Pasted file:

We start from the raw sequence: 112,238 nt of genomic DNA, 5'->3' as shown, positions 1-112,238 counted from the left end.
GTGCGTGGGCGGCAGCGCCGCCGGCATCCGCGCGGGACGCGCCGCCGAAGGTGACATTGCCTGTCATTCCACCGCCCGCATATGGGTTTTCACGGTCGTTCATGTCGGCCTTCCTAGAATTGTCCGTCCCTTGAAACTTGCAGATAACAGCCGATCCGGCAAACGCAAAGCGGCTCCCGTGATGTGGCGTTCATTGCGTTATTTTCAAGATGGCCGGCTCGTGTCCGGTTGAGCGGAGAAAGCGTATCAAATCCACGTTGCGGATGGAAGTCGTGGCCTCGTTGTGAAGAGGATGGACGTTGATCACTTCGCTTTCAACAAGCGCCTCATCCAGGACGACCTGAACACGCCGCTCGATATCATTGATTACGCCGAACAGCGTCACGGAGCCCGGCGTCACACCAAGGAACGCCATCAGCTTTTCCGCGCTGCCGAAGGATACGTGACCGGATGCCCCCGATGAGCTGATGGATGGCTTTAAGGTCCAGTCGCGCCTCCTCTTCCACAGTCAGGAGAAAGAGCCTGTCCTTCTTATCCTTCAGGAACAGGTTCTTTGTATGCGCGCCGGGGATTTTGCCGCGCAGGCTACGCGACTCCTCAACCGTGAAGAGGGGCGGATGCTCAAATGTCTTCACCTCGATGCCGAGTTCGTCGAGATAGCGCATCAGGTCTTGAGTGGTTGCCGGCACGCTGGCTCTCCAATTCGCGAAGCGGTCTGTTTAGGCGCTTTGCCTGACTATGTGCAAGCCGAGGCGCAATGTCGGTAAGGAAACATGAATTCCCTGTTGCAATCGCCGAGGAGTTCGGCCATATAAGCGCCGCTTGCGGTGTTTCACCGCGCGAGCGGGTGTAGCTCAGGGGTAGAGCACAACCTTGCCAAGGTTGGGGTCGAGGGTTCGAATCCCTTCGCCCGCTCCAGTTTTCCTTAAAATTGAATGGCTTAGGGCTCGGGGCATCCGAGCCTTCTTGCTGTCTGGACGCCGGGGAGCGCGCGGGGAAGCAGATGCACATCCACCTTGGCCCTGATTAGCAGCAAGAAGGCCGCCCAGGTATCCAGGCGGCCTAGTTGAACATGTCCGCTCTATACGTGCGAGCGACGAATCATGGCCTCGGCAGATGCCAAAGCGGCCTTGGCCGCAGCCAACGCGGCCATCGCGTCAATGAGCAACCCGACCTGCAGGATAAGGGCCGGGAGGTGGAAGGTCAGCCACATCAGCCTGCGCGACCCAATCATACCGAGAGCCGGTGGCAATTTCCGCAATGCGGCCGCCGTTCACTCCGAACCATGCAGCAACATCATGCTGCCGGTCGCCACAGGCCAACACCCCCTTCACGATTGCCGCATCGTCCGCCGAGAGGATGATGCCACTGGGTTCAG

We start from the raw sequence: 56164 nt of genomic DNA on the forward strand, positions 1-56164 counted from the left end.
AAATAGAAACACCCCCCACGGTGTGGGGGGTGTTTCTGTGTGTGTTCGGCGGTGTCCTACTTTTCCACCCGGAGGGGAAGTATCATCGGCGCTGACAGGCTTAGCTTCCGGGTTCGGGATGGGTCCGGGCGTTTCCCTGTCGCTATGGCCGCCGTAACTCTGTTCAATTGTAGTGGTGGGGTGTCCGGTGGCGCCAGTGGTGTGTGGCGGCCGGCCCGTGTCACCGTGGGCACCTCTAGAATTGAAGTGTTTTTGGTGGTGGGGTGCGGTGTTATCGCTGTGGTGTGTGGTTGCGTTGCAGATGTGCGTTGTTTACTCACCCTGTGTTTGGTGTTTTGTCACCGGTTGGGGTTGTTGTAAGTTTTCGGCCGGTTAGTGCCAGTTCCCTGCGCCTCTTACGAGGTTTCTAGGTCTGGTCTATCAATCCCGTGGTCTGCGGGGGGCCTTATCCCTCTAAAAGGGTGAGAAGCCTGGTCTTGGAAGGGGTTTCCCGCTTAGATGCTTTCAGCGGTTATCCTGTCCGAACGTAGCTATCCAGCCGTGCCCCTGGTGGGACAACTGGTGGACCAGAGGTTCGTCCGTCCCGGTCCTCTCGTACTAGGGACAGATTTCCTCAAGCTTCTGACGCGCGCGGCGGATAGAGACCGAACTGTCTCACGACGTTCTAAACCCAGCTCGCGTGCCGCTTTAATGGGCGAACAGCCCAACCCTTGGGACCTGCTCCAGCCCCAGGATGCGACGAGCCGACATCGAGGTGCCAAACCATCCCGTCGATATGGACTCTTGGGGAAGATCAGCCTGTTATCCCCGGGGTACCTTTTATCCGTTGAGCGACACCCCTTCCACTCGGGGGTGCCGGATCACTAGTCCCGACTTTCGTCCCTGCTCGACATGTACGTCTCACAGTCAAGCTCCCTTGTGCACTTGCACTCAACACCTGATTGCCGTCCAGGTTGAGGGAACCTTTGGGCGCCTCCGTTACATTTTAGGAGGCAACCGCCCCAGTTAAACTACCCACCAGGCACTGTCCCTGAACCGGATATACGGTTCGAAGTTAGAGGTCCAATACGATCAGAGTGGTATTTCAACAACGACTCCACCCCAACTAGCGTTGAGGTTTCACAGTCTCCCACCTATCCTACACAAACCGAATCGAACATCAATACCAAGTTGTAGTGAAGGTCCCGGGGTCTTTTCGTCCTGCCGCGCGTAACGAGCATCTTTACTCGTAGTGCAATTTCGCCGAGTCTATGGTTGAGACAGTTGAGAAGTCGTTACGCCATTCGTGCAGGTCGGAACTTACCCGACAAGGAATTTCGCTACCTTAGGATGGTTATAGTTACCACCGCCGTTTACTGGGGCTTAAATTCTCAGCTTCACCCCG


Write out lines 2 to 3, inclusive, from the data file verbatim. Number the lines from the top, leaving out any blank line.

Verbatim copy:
GTGCGTGGGCGGCAGCGCCGCCGGCATCCGCGCGGGACGCGCCGCCGAAGGTGACATTGCCTGTCATTCCACCGCCCGCATATGGGTTTTCACGGTCGTTCATGTCGGCCTTCCTAGAATTGTCCGTCCCTTGAAACTTGCAGATAACAGCCGATCCGGCAAACGCAAAGCGGCTCCCGTGATGTGGCGTTCATTGCGTTATTTTCAAGATGGCCGGCTCGTGTCCGGTTGAGCGGAGAAAGCGTATCAAATCCACGTTGCGGATGGAAGTCGTGGCCTCGTTGTGAAGAGGATGGACGTTGATCACTTCGCTTTCAACAAGCGCCTCATCCAGGACGACCTGAACACGCCGCTCGATATCATTGATTACGCCGAACAGCGTCACGGAGCCCGGCGTCACACCAAGGAACGCCATCAGCTTTTCCGCGCTGCCGAAGGATACGTGACCGGATGCCCCCGATGAGCTGATGGATGGCTTTAAGGTCCAGTCGCGCCTCCTCTTCCACAGTCAGGAGAAAGAGCCTGTCCTTCTTATCCTTCAGGAACAGGTTCTTTGTATGCGCGCCGGGGATTTTGCCGCGCAGGCTACGCGACTCCTCAACCGTGAAGAGGGGCGGATGCTCAAATGTCTTCACCTCGATGCCGAGTTCGTCGAGATAGCGCATCAGGTCTTGAGTGGTTGCCGGCACGCTGGCTCTCCAATTCGCGAAGCGGTCTGTTTAGGCGCTTTGCCTGACTATGTGCAAGCCGAGGCGCAATGTCGGTAAGGAAACATGAATTCCCTGTTGCAATCGCCGAGGAGTTCGGCCATATAAGCGCCGCTTGCGGTGTTTCACCGCGCGAGCGGGTGTAGCTCAGGGGTAGAGCACAACCTTGCCAAGGTTGGGGTCGAGGGTTCGAATCCCTTCGCCCGCTCCAGTTTTCCTTAAAATTGAATGGCTTAGGGCTCGGGGCATCCGAGCCTTCTTGCTGTCTGGACGCCGGGGAGCGCGCGGGGAAGCAGATGCACATCCACCTTGGCCCTGATTAGCAGCAAGAAGGCCGCCCAGGTATCCAGGCGGCCTAGTTGAACATGTCCGCTCTATACGTGCGAGCGACGAATCATGGCCTCGGCAGATGCCAAAGCGGCCTTGGCCGCAGCCAACGCGGCCATCGCGTCAATGAGCAACCCGACCTGCAGGATAAGGGCCGGGAGGTGGAAGGTCAGCCACATCAGCCTGCGCGACCCAATCATACCGAGAGCCGGTGGCAATTTCCGCAATGCGGCCGCCGTTCACTCCGAACCATGCAGCAACATCATGCTGCCGGTCGCCACAGGCCAACACCCCCTTCACGATTGCCGCATCGTCCGCCGAGAGGATGATGCCACTGGGTTCAG

We start from the raw sequence: 56164 nt of genomic DNA on the forward strand, positions 1-56164 counted from the left end.